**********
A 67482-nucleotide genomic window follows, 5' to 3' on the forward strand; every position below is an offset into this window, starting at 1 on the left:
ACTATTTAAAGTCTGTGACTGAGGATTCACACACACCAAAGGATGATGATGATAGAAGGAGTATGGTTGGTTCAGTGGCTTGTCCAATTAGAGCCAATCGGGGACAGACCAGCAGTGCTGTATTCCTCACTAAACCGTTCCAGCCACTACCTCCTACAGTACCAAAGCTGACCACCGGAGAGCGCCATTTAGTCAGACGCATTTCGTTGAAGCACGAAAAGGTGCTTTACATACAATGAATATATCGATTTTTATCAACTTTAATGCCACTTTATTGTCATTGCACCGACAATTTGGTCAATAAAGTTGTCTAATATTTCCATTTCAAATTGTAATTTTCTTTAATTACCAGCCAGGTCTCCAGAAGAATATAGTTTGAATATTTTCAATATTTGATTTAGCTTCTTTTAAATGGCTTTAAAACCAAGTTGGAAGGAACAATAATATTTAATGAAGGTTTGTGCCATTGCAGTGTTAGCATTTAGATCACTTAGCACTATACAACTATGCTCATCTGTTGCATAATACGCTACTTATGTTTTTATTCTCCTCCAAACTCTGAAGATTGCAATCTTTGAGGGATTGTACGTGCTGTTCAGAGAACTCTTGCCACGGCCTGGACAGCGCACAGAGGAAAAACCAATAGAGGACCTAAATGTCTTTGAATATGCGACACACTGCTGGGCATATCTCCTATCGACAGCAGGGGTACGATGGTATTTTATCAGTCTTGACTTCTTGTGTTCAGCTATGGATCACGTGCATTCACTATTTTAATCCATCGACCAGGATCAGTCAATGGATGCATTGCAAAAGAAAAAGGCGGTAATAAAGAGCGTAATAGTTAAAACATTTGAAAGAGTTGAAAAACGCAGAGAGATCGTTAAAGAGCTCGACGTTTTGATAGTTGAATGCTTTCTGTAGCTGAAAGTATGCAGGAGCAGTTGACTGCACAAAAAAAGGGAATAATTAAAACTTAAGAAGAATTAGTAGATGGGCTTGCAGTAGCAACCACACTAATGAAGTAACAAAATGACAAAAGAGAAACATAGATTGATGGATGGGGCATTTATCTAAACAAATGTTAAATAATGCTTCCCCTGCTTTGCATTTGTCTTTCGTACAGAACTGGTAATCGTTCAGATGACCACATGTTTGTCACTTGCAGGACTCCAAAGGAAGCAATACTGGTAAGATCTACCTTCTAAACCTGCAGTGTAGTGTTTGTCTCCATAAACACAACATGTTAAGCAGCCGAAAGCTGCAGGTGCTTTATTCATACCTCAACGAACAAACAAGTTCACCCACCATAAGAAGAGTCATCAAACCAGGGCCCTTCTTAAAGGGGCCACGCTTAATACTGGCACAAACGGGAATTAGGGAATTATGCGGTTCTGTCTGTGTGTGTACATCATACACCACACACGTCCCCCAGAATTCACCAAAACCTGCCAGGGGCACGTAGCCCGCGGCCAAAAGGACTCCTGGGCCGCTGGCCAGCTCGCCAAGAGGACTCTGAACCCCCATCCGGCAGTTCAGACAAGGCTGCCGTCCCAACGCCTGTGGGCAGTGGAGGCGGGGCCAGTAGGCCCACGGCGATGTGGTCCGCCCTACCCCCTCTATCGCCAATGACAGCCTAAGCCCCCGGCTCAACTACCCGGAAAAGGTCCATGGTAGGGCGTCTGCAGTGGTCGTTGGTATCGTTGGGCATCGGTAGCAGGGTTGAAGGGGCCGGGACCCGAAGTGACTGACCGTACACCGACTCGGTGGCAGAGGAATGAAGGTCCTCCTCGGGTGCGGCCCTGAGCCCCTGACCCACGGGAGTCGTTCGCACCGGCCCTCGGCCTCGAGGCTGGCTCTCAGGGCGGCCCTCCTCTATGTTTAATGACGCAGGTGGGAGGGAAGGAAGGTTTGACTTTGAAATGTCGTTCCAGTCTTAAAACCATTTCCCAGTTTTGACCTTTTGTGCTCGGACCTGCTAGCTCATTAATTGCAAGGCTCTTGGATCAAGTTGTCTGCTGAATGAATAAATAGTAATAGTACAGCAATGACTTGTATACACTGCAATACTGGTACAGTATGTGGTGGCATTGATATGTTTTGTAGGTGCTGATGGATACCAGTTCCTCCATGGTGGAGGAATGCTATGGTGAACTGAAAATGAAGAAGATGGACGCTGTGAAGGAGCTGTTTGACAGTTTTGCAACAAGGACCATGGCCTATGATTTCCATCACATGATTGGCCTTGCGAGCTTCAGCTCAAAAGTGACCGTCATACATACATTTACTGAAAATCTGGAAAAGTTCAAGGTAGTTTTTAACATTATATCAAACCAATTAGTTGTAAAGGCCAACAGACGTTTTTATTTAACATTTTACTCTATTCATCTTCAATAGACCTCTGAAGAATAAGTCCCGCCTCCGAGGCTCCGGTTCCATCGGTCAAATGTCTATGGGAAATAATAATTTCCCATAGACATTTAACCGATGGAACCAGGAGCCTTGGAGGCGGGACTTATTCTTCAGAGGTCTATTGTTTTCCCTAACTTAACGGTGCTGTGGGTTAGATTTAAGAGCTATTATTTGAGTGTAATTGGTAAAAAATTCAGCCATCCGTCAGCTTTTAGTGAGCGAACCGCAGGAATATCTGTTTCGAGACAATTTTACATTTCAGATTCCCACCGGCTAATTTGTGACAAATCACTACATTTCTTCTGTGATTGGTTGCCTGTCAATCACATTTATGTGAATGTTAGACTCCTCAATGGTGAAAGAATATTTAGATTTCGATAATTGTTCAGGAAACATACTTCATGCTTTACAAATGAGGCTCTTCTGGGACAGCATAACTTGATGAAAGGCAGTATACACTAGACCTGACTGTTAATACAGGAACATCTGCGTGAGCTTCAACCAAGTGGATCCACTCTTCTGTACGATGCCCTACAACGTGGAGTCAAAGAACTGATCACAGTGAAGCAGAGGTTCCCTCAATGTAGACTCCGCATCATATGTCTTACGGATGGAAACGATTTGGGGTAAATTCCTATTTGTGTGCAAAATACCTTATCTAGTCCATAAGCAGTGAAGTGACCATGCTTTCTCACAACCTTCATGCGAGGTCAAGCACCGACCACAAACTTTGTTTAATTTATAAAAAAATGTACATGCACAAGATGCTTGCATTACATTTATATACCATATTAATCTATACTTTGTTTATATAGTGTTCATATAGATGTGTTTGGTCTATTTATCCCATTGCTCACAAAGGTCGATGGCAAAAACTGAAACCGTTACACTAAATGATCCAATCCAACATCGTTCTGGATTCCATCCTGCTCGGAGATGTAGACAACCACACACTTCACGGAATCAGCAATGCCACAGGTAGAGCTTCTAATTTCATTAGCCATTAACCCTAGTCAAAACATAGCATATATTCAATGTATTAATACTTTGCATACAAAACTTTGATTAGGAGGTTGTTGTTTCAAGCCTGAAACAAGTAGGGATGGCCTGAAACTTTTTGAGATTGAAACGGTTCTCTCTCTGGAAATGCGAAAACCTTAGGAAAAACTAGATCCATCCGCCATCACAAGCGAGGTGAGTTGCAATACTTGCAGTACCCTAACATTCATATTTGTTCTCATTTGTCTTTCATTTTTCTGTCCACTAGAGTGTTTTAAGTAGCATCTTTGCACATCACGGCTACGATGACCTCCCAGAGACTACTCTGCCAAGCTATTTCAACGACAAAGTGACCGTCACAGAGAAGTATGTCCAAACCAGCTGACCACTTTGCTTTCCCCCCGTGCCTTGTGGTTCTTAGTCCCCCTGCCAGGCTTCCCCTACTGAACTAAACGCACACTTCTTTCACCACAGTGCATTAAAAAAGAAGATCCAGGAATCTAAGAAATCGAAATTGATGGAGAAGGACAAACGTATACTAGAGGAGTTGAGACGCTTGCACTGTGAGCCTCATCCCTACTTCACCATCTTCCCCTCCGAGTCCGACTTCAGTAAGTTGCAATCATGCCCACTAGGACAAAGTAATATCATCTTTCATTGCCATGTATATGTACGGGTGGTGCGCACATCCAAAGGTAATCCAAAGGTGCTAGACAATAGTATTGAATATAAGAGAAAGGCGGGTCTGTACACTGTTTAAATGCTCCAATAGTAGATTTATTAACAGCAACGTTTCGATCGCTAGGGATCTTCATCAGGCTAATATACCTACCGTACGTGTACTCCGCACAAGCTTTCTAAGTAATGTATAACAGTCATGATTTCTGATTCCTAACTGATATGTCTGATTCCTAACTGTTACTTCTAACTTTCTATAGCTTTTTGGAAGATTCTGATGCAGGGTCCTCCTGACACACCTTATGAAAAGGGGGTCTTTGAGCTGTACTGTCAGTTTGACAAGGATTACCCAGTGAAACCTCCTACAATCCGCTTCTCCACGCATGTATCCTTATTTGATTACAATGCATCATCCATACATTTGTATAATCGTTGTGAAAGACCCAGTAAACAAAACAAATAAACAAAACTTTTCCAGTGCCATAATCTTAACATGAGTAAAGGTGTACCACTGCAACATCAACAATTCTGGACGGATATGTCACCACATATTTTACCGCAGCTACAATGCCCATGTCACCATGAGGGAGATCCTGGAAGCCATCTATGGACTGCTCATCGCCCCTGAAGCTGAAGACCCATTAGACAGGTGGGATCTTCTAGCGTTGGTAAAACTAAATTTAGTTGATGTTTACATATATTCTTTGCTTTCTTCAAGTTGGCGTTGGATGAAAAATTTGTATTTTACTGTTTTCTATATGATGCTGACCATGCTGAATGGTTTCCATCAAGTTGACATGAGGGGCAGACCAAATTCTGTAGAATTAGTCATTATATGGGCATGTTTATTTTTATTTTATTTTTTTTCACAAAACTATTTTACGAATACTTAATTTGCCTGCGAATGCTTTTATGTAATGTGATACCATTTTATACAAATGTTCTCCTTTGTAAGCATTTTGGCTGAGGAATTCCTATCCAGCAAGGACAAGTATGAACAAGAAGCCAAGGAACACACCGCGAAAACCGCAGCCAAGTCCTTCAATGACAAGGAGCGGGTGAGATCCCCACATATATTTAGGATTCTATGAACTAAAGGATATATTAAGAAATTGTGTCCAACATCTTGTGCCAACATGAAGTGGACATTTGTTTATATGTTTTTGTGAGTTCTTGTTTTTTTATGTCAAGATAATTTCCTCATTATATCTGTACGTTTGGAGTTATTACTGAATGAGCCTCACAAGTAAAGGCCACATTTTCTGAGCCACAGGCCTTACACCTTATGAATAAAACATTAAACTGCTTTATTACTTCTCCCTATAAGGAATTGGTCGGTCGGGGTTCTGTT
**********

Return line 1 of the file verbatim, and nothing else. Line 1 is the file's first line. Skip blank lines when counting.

A 67482-nucleotide genomic window follows, 5' to 3' on the forward strand; every position below is an offset into this window, starting at 1 on the left: